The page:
What is Health Literacy?
Why is Health Literacy Important?
It is estimated that nearly half of American adults, 90 million people, have only basic or below-basic health literacy skills and have difficulty understanding and acting on health information. Persons with limited health literacy skills have higher utilization of treatment services including hospitalization and emergency services and lower utilization of preventive services. They incur medical expenses that are up to four times greater than patients with adequate health literacy skills. The estimated added annual cost to the health care system due to low health literacy is $106-$238 billion. People from all ages, races, income levels and education levels are challenged by this problem. For these reasons and many others, Ohio Health Literacy Partners (OHLP) was created.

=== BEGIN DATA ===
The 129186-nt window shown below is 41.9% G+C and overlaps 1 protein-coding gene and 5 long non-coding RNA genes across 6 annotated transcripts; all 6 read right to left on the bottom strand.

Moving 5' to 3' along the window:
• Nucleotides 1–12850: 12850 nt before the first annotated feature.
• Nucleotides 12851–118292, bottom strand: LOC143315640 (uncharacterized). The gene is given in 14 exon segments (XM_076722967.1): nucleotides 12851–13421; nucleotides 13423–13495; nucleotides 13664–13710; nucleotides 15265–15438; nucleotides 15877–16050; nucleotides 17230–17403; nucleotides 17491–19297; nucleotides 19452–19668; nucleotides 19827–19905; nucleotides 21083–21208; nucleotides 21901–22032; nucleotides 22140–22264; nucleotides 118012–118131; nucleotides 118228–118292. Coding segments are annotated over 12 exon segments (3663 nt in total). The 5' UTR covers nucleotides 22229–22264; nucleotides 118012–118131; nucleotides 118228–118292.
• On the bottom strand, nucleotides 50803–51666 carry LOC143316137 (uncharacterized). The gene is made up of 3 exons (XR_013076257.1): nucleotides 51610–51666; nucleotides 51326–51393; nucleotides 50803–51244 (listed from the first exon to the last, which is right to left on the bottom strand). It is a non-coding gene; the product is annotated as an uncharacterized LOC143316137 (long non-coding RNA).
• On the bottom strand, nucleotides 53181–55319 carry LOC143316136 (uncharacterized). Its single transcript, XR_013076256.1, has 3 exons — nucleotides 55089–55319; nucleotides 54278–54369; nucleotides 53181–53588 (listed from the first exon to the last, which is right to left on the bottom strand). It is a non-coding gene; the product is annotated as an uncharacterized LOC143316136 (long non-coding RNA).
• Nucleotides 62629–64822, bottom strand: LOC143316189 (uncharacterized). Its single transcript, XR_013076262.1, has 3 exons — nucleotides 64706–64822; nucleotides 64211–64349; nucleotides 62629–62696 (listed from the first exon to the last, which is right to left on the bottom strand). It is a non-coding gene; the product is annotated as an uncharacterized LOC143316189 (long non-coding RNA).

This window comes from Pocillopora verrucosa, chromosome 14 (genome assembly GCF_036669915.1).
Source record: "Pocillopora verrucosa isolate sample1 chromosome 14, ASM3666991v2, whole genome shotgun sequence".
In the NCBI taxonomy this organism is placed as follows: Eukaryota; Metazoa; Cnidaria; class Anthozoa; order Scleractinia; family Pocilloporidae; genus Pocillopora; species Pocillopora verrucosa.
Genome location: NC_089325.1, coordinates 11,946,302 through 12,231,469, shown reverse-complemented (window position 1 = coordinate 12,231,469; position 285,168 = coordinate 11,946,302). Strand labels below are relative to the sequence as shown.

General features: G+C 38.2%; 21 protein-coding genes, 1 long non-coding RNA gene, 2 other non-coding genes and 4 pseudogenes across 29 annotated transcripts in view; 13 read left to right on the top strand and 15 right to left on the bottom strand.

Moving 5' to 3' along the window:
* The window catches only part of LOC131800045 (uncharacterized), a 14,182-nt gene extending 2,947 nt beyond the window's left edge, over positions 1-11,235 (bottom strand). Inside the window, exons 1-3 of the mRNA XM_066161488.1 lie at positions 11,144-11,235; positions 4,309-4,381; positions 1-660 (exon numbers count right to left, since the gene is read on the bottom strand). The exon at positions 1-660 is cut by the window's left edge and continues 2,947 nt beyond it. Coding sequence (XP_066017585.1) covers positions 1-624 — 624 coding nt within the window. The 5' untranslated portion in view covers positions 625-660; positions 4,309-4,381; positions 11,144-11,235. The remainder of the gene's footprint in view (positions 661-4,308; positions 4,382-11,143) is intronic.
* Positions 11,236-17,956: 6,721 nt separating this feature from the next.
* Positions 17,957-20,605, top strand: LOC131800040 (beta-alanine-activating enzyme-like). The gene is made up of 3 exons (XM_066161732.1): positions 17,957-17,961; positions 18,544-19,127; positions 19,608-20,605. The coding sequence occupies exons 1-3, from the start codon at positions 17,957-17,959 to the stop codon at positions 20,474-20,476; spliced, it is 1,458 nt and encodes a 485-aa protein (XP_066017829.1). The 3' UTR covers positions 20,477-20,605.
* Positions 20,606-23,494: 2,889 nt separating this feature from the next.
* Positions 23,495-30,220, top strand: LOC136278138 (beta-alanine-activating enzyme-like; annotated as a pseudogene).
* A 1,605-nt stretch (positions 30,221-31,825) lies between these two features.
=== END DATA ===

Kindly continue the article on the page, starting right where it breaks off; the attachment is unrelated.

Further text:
Health literacy is “the degree to which individuals have the capacity to obtain, communicate, process, and understand basic health information and services needed to make appropriate health decisions.” (Healthy People 2020).
The skills of individuals are an important part of health literacy, but health literacy is not only about individuals’ skills. Health systems and professionals impact health literacy by making health information and services understandable and actionable. Information from health professionals, the media, and organizations often present information that is difficult to understand and act on. Therefore, equally important as an individual’s skills, are the skills of health professionals to provide health information in a manner appropriate to their audiences. “The interaction between laypersons and health professionals influence the health literacy of individuals, organizations, and society”. (National Action Plan to Improve Health Literacy 2010).